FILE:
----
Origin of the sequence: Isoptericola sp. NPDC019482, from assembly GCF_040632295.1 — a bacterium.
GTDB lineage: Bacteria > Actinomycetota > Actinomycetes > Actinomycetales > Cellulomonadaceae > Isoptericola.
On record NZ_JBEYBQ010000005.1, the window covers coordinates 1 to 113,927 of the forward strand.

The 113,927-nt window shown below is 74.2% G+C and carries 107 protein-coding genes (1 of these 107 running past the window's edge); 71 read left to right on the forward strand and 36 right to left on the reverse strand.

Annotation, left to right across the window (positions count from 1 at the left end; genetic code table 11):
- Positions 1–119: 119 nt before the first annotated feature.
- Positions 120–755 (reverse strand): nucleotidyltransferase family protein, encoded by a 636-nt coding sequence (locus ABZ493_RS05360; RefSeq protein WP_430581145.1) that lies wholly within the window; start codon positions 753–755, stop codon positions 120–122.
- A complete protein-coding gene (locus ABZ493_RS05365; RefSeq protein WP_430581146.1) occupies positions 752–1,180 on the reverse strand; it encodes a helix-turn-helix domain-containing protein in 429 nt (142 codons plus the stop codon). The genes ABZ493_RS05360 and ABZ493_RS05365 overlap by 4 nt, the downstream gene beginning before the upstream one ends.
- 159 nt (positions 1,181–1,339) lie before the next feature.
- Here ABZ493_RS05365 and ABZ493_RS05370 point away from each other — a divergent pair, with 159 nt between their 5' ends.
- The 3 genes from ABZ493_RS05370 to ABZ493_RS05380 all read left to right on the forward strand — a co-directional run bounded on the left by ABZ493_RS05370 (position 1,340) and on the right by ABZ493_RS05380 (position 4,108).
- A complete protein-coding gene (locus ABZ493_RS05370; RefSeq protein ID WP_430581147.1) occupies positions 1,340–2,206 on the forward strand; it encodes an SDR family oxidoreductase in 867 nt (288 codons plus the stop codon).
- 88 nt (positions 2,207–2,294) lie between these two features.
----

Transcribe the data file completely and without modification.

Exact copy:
Origin of the sequence: Isoptericola sp. NPDC019482, from assembly GCF_040632295.1 — a bacterium.
GTDB lineage: Bacteria > Actinomycetota > Actinomycetes > Actinomycetales > Cellulomonadaceae > Isoptericola.
On record NZ_JBEYBQ010000005.1, the window covers coordinates 1 to 113,927 of the forward strand.

The 113,927-nt window shown below is 74.2% G+C and carries 107 protein-coding genes (1 of these 107 running past the window's edge); 71 read left to right on the forward strand and 36 right to left on the reverse strand.

Annotation, left to right across the window (positions count from 1 at the left end; genetic code table 11):
- Positions 1–119: 119 nt before the first annotated feature.
- Positions 120–755 (reverse strand): nucleotidyltransferase family protein, encoded by a 636-nt coding sequence (locus ABZ493_RS05360; RefSeq protein WP_430581145.1) that lies wholly within the window; start codon positions 753–755, stop codon positions 120–122.
- A complete protein-coding gene (locus ABZ493_RS05365; RefSeq protein WP_430581146.1) occupies positions 752–1,180 on the reverse strand; it encodes a helix-turn-helix domain-containing protein in 429 nt (142 codons plus the stop codon). The genes ABZ493_RS05360 and ABZ493_RS05365 overlap by 4 nt, the downstream gene beginning before the upstream one ends.
- 159 nt (positions 1,181–1,339) lie before the next feature.
- Here ABZ493_RS05365 and ABZ493_RS05370 point away from each other — a divergent pair, with 159 nt between their 5' ends.
- The 3 genes from ABZ493_RS05370 to ABZ493_RS05380 all read left to right on the forward strand — a co-directional run bounded on the left by ABZ493_RS05370 (position 1,340) and on the right by ABZ493_RS05380 (position 4,108).
- A complete protein-coding gene (locus ABZ493_RS05370; RefSeq protein ID WP_430581147.1) occupies positions 1,340–2,206 on the forward strand; it encodes an SDR family oxidoreductase in 867 nt (288 codons plus the stop codon).
- 88 nt (positions 2,207–2,294) lie between these two features.